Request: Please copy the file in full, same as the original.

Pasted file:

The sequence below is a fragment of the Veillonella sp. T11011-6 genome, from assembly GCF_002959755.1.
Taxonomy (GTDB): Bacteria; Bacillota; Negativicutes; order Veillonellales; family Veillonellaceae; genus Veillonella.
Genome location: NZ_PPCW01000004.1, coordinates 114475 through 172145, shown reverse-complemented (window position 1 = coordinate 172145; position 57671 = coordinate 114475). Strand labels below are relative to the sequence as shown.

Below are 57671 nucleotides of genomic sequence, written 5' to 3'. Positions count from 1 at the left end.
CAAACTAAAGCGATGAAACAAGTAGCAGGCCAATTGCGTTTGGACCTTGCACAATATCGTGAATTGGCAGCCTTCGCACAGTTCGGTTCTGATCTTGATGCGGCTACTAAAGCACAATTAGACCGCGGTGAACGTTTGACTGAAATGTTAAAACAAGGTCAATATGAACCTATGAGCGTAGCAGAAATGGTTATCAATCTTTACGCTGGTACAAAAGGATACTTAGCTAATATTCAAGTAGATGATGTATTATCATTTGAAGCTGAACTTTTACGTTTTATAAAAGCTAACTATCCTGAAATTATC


The sequence below is a fragment of the Veillonella sp. T11011-6 genome, from assembly GCF_002959755.1.
Taxonomy (GTDB): Bacteria; Bacillota; Negativicutes; order Veillonellales; family Veillonellaceae; genus Veillonella.
Genome location: NZ_PPCW01000004.1, coordinates 114475 through 172145, shown reverse-complemented (window position 1 = coordinate 172145; position 57671 = coordinate 114475). Strand labels below are relative to the sequence as shown.

Below are 57671 nucleotides of genomic sequence, written 5' to 3'. Positions count from 1 at the left end.
CAAACTAAAGCGATGAAACAAGTAGCAGGCCAATTGCGTTTGGACCTTGCACAATATCGTGAATTGGCAGCCTTCGCACAGTTCGGTTCTGATCTTGATGCGGCTACTAAAGCACAATTAGACCGCGGTGAACGTTTGACTGAAATGTTAAAACAAGGTCAATATGAACCTATGAGCGTAGCAGAAATGGTTATCAATCTTTACGCTGGTACAAAAGGATACTTAGCTAATATTCAAGTAGATGATGTATTATCATTTGAAGCTGAACTTTTACGTTTTATAAAAGCTAACTATCCTGAAATTATC